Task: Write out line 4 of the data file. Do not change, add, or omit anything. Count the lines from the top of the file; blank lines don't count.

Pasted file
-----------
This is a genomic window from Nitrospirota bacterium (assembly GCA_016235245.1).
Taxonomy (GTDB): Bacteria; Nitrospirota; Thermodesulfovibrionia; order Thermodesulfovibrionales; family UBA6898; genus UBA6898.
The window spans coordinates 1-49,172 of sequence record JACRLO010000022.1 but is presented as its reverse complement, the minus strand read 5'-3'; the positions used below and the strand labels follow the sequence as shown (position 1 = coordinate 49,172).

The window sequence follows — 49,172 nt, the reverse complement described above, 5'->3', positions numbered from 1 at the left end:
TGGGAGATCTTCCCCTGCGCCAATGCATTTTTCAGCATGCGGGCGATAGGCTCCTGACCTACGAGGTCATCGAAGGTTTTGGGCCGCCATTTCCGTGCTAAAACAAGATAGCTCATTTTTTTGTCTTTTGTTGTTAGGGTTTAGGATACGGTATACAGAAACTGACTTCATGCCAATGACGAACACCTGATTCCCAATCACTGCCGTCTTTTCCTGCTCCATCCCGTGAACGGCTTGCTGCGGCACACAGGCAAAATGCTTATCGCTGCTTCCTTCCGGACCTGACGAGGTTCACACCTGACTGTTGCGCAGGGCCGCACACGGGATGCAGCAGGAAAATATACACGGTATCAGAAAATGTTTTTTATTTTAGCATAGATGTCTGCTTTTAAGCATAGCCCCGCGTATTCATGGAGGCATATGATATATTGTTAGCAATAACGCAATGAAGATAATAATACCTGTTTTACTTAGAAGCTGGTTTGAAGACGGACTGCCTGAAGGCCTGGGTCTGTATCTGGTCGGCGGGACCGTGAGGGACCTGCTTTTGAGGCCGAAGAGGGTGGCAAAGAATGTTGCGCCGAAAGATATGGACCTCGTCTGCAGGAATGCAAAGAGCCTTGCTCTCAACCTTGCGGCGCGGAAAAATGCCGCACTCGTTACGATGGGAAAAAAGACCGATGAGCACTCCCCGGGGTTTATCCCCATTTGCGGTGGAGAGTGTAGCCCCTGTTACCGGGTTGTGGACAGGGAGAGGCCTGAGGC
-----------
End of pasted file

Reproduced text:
The window sequence follows — 49,172 nt, the reverse complement described above, 5'->3', positions numbered from 1 at the left end: